By David Hill - 01/27/09 05:57 PM EST
From time to time, pollsters like me feel compelled to become oracles. Whereas most days we are satisfied taking and sharing snapshots of the body politic, occasionally the portfolio of images tells us something extraordinary. We begin to see patterns, linkages and relationships that foreshadow something important, even world-changing, about the future.
Because of the sensitive nature of the topic, I want to make one point loud and clear at the outset.
While I am a proud conservative and Republican, my speculation in this matter has nothing to do with partisan or ideological aims. Given the topic, it would be morally and ethically wrong to see change coming solely for the benefit of one side or another in the political wars. No, there’s too much at stake here to be playing politics.
I believe that Barack Obama will become, before his season of leadership is over, a force for limiting abortion, legally and morally, in America. That may be a difficult future to envision, given Obama’s pro-abortion rights actions in recent days and his rhetoric during the 2008 campaign. The president seems decidedly and comfortably pro-choice. But I would remind readers that no president ever entered the Oval Office with more anti-communist credentials than Richard Nixon, but somehow he made his way to China and a détente with the eastern wing of the Evil Empire. Presidents can change.
There are several factors that point to Obama becoming the ideal leader to turn America toward pro-life policies. We must start with his race. Obama’s predecessor in the United States Senate, Peter Fitzgerald, a former client and surprisingly secular opponent of abortion rights, always couched his own pro-life arguments in the context of the 19th-century debate over whether “Negroes were people or property.” Fitzgerald recognized that enlightened Americans could only conclude that slaves were people. He then extrapolated the debate to abortion, asking whether the unborn are people or the property of mothers. Hearing such reasoning must weigh heavily on an African-American.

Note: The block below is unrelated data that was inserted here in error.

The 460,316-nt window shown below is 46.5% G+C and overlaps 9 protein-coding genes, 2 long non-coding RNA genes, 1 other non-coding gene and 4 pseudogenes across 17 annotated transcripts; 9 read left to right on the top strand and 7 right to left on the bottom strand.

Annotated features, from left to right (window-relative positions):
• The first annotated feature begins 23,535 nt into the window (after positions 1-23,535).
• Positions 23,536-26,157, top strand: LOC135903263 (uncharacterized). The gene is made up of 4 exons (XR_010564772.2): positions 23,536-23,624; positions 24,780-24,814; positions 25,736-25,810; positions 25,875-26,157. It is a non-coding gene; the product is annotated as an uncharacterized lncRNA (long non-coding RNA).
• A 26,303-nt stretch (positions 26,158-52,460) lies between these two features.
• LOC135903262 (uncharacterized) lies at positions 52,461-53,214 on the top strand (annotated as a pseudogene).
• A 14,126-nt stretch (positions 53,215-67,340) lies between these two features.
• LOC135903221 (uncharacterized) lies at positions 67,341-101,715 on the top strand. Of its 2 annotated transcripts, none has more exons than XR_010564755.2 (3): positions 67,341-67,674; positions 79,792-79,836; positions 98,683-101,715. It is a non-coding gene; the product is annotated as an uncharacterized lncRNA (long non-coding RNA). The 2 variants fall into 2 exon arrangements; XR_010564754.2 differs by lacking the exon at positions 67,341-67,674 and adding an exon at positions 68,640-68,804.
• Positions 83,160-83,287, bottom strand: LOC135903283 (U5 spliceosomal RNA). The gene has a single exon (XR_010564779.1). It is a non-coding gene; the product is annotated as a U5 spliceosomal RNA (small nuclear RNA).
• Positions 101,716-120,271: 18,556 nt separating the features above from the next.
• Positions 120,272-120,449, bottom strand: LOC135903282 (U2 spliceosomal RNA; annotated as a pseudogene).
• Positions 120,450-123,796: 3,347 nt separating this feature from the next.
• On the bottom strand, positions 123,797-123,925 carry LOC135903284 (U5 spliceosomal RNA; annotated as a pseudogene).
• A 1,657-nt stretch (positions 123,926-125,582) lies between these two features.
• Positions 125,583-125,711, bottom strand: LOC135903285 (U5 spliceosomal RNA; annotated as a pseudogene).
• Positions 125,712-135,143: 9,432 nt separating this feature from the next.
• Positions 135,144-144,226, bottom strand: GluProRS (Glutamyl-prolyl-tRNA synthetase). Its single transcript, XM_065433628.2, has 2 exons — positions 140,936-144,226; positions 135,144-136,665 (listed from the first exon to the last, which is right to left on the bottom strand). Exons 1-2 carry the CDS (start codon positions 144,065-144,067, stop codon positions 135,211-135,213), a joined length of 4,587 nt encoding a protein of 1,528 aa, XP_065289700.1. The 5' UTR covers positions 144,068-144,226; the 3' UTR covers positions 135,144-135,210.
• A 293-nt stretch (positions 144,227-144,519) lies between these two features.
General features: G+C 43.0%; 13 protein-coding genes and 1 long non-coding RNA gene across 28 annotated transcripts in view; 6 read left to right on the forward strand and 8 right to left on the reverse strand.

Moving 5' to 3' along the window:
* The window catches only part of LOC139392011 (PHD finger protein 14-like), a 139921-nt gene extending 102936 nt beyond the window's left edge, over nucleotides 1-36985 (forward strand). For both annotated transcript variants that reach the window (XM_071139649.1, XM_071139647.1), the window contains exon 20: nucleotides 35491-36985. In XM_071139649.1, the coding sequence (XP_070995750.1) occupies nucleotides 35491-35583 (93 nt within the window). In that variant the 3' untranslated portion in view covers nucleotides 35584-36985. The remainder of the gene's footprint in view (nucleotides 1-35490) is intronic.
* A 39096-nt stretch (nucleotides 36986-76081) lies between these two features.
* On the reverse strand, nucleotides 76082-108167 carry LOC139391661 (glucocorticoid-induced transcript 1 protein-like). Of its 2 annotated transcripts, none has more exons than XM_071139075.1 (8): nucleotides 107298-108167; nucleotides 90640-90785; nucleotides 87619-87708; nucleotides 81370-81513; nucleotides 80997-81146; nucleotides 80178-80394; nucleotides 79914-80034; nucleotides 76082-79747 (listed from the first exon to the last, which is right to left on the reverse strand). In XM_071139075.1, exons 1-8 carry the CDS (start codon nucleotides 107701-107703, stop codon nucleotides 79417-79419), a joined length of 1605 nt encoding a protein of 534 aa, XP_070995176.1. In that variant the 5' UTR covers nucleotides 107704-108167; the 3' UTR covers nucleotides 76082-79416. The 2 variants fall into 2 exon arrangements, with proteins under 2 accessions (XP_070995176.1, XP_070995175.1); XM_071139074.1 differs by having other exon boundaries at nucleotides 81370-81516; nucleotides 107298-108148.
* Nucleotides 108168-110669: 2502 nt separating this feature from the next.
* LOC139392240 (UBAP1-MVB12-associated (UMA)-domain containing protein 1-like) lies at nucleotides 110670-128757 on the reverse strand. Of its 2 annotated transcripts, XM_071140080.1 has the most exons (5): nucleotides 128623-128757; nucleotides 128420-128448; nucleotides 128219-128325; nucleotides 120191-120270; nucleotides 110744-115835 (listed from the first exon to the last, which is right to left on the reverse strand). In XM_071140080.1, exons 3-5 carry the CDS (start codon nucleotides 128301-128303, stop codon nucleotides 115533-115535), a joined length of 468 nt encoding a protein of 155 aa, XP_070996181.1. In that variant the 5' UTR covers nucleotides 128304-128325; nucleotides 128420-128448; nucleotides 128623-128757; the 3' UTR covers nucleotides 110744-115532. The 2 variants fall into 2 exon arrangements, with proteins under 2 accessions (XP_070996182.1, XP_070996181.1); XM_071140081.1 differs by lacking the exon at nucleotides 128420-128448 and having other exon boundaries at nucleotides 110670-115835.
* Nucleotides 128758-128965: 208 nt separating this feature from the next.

A second and related factor that may influence Obama is fatherhood of two precious little girls. His daughters will become young women one day and he may face this issue in an intensely personal manner. I was reminded of this possibility recently listening to a devoted pro-life advocate and niece of Dr. Martin Luther King talk about the strong pro-life views of Dr. King’s father, the man they affectionately call “Daddy King.” Evidently, one of their kin proposed having an abortion. Daddy King protested vehemently, reminding his own family member that it wasn’t just a piece of flesh inside her, but a piece of their family. Dr. Alveda King is going to tell this story — over and over — long enough for Barack Obama to hear her. Its relevance to his own family won’t be missed.
A third factor is the changing nature of pro-life advocacy. While many Evangelical Protestants seem to have become distracted from pro-life advocacy by other issues, Catholic opposition to abortion is ramping up. And frankly, that’s probably good for the pro-life movement. Catholics seem to have a better sense of how to effectively promote the pro-life message. Too often, Protestants seem malevolent in protesting abortion, undercutting their message of love. And the inconsistency of some Protestants on related life issues, like capital punishment, undermines their credibility. The Catholic-dominated “Walks for Life” in D.C. and San Francisco last week revealed a fresh new face that may be more persuasive with Obama.
Finally, let me speculate that Obama is an unusually spiritual man who is on the path toward sanctification. Walking that road changes men’s hearts and minds. At some point, the sanctified Barack will care more about his moral standing than his approval ratings. Then we’ll witness his own version of Nixon in China.
Hill is director of Hill Research Consultants, a Texas-based firm that has polled for GOP candidates and causes since 1988.